Today, I’m honoring another of our awesome “Sisters from other Misters”: White women who have our back!

Ms. Gloria Marie Steinman—you know the name, right?

She’s a feminist, journalist, and political activist, and she stands for US, too.

Co-founder of Ms. magazine and Women’s Media Center, an organization that works “to make women visible and powerful in the media,” she is also a media spokeswoman on issues of equality. #hollaatyourgirl

Her roots in feminism go WAY back, too, sis … starting with her paternal grand-mama, Pauline Perlmutter Steinem. Pauline was “a chairwoman of the educational committee of the National Woman Suffrage Association, a delegate to the 1908 International Council of Women, and the first woman to be elected to the Toledo Board of Education.” She was also a HERO—she saved many members of her own family from the holocaust! #womenconqueringfear

Gloria’s first taste of social injustices came from what she watched her mother—who suffered from mental illness—go through. She couldn’t hold a job, and Gloria felt that was at least partly due to a “general hostility toward working women,” and the apathy her mother’s doctors exhibited toward her, about her mental illness.

After getting her education, Gloria began writing on topics like contraception, a woman’s choice between work and marriage, the exploitation of women, etc. It was the day she spoke out about abortion in 1969 for New York Magazine that her life as “an active feminist” began, and she coined the phrase “reproductive freedom.”

It was also in 1969 that she published an article, “After Black Power, Women’s Liberation,” bringing herself national fame as a feminist leader.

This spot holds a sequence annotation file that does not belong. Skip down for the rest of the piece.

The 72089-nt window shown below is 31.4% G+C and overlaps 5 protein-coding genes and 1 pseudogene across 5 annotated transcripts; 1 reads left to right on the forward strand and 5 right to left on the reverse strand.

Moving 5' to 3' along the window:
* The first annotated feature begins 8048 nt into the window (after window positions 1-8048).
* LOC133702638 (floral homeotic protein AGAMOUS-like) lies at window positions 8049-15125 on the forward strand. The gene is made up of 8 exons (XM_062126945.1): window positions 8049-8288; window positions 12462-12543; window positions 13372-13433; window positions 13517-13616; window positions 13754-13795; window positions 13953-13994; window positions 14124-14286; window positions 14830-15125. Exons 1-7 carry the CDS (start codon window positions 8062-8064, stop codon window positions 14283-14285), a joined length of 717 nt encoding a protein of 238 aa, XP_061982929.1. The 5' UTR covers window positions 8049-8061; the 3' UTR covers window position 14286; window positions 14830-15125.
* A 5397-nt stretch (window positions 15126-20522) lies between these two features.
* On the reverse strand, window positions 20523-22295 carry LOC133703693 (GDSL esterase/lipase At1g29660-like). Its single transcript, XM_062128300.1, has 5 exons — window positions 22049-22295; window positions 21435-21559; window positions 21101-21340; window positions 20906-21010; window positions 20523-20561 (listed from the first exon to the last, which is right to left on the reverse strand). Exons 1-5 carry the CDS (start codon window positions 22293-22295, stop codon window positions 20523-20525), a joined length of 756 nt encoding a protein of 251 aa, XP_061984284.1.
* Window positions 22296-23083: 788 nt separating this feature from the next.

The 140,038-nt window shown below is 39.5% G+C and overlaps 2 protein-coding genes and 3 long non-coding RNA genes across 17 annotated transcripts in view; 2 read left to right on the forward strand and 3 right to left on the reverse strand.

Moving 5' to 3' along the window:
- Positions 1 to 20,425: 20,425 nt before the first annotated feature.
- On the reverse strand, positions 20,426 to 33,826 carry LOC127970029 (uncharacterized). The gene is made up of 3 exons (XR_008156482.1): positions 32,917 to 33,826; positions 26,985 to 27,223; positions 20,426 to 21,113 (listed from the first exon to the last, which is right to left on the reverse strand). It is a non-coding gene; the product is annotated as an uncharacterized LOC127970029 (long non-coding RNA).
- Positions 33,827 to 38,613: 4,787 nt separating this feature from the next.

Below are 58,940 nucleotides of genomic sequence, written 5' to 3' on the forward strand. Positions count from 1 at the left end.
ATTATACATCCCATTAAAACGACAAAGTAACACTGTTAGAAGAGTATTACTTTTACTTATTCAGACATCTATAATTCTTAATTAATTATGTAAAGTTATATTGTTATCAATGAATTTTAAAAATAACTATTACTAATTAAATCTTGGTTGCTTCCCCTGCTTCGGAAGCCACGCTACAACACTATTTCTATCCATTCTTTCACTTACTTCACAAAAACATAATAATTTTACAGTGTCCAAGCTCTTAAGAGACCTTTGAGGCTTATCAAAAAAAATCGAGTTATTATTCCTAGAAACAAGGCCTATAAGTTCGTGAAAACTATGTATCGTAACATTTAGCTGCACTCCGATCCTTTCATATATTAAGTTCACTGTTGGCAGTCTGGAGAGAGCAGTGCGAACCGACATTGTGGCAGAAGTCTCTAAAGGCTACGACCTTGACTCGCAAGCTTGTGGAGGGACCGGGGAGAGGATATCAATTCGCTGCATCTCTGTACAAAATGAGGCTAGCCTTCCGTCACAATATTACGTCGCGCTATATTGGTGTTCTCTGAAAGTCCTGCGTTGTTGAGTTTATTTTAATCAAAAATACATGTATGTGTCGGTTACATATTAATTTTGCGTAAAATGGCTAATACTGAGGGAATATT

Now, here’s what blows my mind most when it comes to Gloria: she has been quoted saying that “The quest for gender equality will not succeed if the mainstream movement ignores an essential reality: Black women have always been at the heart of feminist activism.” #holla!!!

She goes back to 1975, “… when three black women filed successful sexual harassment lawsuits: two against the US government, filed by Paulette Barnes and Diane Williams, and one against a bank, filed by Mechelle Vinson. Vinson’s case, accusing her former supervisor of repeated harassment and rape, eventually led to the Supreme Court’s unanimous 1986 decision that sexual harassment was a violation of the Civil Rights Act.”

“All three of these women were black. And these black women now symbolize the fact that [sexual harassment] is certainly more likely to happen to people with less power in society than to people with more power,” said Steinem. She went on to note that law professor Anita Hill, also a black woman, brought sexual harassment to the forefront of public discourse with her 1991 testimony against then-Supreme Court nominee Clarence Thomas.

Gloria believes that “white feminism and mainstream American culture has overlooked the invaluable contributions of women of color.”


“The problem, and what [many feminists today] are not saying,” said Steinem, “is that women of color in general—and especially black women—have always been more likely to be feminist than white women. And the problem I have with the idea that the women’s movement or the feminist movement is somehow a white thing is that it renders invisible the people who have always been there.”

Gloria is so widely-respected, and girl, her speaking out like this on our behalf is HUGE!

I honor her for raising her voice for women of ALL color …

And I LOVE her quote, “Imagine we are linked, not ranked.”

YES. Imagine.

I’d love to hear from you. Post below, and I’ll respond personally.

With all the love my heart can hold…

Dr. Venus


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